How to Plan a Conference during COVID-19

The coronavirus pandemic has affected every industry possible, some worse than others. The event industry is no exception. With social distancing guidelines in place, it is impossible to hold events the same way they were being held pre-pandemic. Does this mean your business conference has to be postponed until next year? Not exactly.

If it is not feasible to hold a digital conference in place of a physical event, here are the most important factors to consider while planning the event.

1. Physical distancing

The Centers For Disease Control does not have a recommended limit of attendees for a mass event during the pandemic. However, your state, country, or city might have specific rules about the maximum number of attendees in place. Checking these rules and making sure your event complies with all of them is imperative for this type of mass gathering.

Although the CDC does not have a recommended limit for the number of attendees, the organization recommends event organizers to maintain physical distancing of at least 6 feet apart. Hence, the number of attendees for your event is determined by the amount of space available in the venue.

To avoid attendees and staff from being too close to one another, here are some strategies that you can employ:

  • Arrange seats or tables at an appropriate distance apart
  • Ensure that walkways are large enough so that people don’t crowd together
  • Use multiple entrances in the event venue. Separate entrances from exits to discourage people from coming in close contact with each other.
  • Provide signs or visual cues to help people stay 6 feet apart
  • Reduce the number of attendees by offering online attendance
  • Establish a maximum number of people who can use the restroom at a time
  • Tape off fixed seats to prevent attendees from sitting next to each other
  • Ban the attendance of children, seniors, pregnant women, and other at-risk groups

2. Staff

Prioritize the health and safety of the staff throughout the event. In this way, you can also protect the health of your attendees. Make sure that:

  • Staff should stay home if they are feeling sick; provide sick pay to discourage them from going to work even if they don’t feel well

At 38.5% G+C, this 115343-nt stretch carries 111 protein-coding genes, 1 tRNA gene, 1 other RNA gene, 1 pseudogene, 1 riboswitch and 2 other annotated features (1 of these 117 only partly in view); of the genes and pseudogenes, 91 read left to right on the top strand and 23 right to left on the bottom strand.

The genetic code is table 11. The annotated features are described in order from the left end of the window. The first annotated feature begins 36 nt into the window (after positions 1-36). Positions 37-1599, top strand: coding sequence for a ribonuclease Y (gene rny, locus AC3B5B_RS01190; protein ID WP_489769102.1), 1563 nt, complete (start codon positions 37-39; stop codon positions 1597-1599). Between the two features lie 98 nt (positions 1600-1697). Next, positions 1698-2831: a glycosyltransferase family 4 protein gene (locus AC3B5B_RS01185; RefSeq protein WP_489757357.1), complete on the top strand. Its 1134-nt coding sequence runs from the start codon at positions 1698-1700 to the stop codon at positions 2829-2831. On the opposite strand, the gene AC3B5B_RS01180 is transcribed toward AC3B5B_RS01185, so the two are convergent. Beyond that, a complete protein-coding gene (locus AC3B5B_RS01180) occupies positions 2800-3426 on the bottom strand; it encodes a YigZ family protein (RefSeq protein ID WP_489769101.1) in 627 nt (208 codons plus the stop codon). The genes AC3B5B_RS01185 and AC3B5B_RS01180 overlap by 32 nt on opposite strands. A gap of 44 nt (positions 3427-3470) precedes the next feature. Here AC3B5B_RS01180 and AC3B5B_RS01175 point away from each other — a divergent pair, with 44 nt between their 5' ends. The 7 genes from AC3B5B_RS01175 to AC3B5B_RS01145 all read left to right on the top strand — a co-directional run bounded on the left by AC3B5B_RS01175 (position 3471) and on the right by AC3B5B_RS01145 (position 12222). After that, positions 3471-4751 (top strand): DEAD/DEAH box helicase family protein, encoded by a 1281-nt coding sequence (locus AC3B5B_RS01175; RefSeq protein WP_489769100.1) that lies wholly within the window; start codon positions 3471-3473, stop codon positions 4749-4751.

• Staff members are educated about proper hygiene and safety measures to prevent the potential spread of the virus
  • The event has enough supplies to maintain sanitation

3. Face coverings

The transmission of the virus is almost zero when everyone is wearing masks. Although masks do not eliminate the risk of catching the virus, it does reduce the risk significantly.

Require all staff and attendees to wear appropriate face coverings throughout the event. Face coverings are especially crucial for situations wherein social distancing is difficult, as well as for activities that require one to raise their voice (shouting, singing, etc.). As an extra precaution, you can also provide staff members face shields for an added layer of protection.

4. Cleaning and sanitation

Cleaning and sanitizing the venue before, during, and after the event is one of the best ways to keep the virus at bay. Here are some tips:

  • Use EPA-approved disinfectants for COVID-19
  • Clean and sanitize high-touch areas such as handrails, doorknobs, sink handles, etc.
  • Designate staff members to sanitize high-touch areas and shared objects periodically or after every use
  • Instruct staff to use disposable gloves when handling and removing garbage
  • Place a sanitizer dispenser at all entrances and inside the event venue; use no-touch dispensers as much as possible
  • Place disinfectant mats near the entrances to avoid tracking the virus inside through shoes
  • Use a proper routine cleaning plan before and after the event

5. Venue

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It can be more difficult to keep people six feet apart from each other in an indoor venue. Moreover, indoor venues have limited ventilation, which can allow the virus to spread in the air at any given time.

As much as possible, hold your conference outdoors or in a semi-outdoor venue with lots of ventilation. If this is not possible, keep windows and doors open in the indoor venue to allow more air to circulate.

6. Health checks

Perform temperature screening for all staff and attendees before they enter the venue. Also, you can conduct symptom checking as long as you comply with privacy laws.

The pandemic is continuing to change normal life as we know it, and it can be harder to hold events with all the health guidelines in place. However, making these necessary precautions is the only way to maintain safety and conduct your event at the same time.

If you do not want to take the risk of a physical event, consider holding a virtual business conference in the meantime.

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